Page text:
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01 May

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Creating Leadership in Philanthropy through Constituent Involvement

May 1, 2014

Hear from trustee of the Valentine Foundation, Laura Morris, who shares why constituent involvement is necessary for bold, visionary philanthropy.

 

Laura Picture (2)

As a trustee for an organization that funds social change programming for women and girls, one could see why going to the #WomenLeadingPhilanthropy Symposium in Chicago earlier this month was a natural fit for me: “Applying innovation, disrupting the status quo, and effecting social change” sounds like a board meeting at the Valentine Foundation!

However, what was not a natural fit for me was the absence of constituent representation in the crowd and discussion. In a field that is constantly asking how to increase female representation on boards, create a pipeline for female angel investors, and implement effective strategies for sponsoring/mentoring “up and coming” women leaders – the attendees seemed to miss the most obvious group of women leadership candidates: the individuals that have benefited from women funding networks and giving.

And the reason for my targeting such an important group?  Because I am a constituent of the Valentine Foundation first and a trustee second.

When I was stressed about having a second child and feeling the pull between the boardroom and the playroom, a friend mentioned Valentine’s Fund for Visionary Leadership. Valentine maintains this fund to grow the next generation of leaders at non-profits serving women and girls. It wasn’t long after my leadership fund year that I joined the Valentine Foundation Board. I still consider that year of leadership training as a turning point in my career and life.

I bet your constituents have similar stories. Maybe you funded their job training program, got them needed medical care, or trained them as teenagers to be grant makers themselves. Don’t just stop there.  Invite your grantees to serve on committees, become part of strategic decision making, and even attend women’s philanthropy conferences.

And, to take it a step further (and bring home the message that Joseph F. Keefe shared about mandatory board gender diversity requirements), I encourage you to seek constituency representation on your board and on the boards to whom you give funding. I know at the Valentine Foundation we ask about board composition and constituency representation. Grantees often struggle with this question. Many of them explain that they need a male CEO of a large company on their board to help fundraise for gaps in operating expenses. (And, look, I’m not naive to the necessity of that big check.)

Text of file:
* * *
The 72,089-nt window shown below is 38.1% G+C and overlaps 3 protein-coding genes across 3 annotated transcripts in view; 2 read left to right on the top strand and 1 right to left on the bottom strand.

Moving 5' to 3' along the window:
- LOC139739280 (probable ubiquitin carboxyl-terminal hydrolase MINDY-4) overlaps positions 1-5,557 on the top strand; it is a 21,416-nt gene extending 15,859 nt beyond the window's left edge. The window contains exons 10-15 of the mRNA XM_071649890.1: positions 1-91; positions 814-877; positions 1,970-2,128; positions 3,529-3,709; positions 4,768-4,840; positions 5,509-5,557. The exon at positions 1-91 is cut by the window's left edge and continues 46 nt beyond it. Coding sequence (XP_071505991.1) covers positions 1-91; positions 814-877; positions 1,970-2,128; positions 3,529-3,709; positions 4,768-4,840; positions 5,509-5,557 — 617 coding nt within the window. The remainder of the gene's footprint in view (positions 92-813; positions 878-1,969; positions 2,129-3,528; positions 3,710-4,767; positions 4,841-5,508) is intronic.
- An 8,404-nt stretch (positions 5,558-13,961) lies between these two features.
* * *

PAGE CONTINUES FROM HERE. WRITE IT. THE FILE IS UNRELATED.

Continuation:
But what I will not accept is that an all-male/non-constituency board is more productive and more financially worthwhile. The male donor on your board that doesn’t attend meetings, sometimes provides an event sponsorship, but is otherwise disconnected and uninterested in your case IS NOT going to pound the pavement to bring in matching donations or launch a social media campaign for you. It’s time to embrace your constituent as a meaningful stakeholder, decision maker, and contributor.

We learned from the Lily School of Philanthropy that women give more often and at higher levels than men. This is true for your constituency, and many will bring a level of commitment and consistency that other board members just can’t seem to muster. In fact, it is their stories and impact that make them your best mission keepers which will encourage others to donate and participate in your cause.

And let’s start young, shall we? Groups like the Women’s Funding Network and Girls Justice League target young women in communities of need to take on leadership roles in the philanthropic and civic sector. By fostering this leadership at a young age, these girls won’t have to wait until baby #2 to begin to critically think about gender, inequities, and giving, like I did.

Indeed, it is the women we serve that hold the most numbers and the most insight into what it is like to be a woman in the world without status, power, or money. What a better group to fill the leadership gap, think strategically about change (because they’ve had to make the “tough calls” their entire life), and inspire others to join them in the fight.

I hope you’ll take a hard stance on female constituency involvement in the next year. Bring this conversation back to your boards and boards you grant to. Evaluate current memberships and, in your roundtable conversations, get real about it. Discuss the challenges of making this a priority.  And then put the ball in everyone’s court. We are smart, creative, and energetic women.  We can figure this out too.

Laura Morris is a trustee for the Valentine Foundation, which has advocated for social change on behalf of women and girls through responsive and responsible grant making for over 25 years.  She is also a Clinical Systems Director at a nationwide social service organization where she is implementing Affordable Care Act and HITECH Act requirements across programs, many that serve women and girls.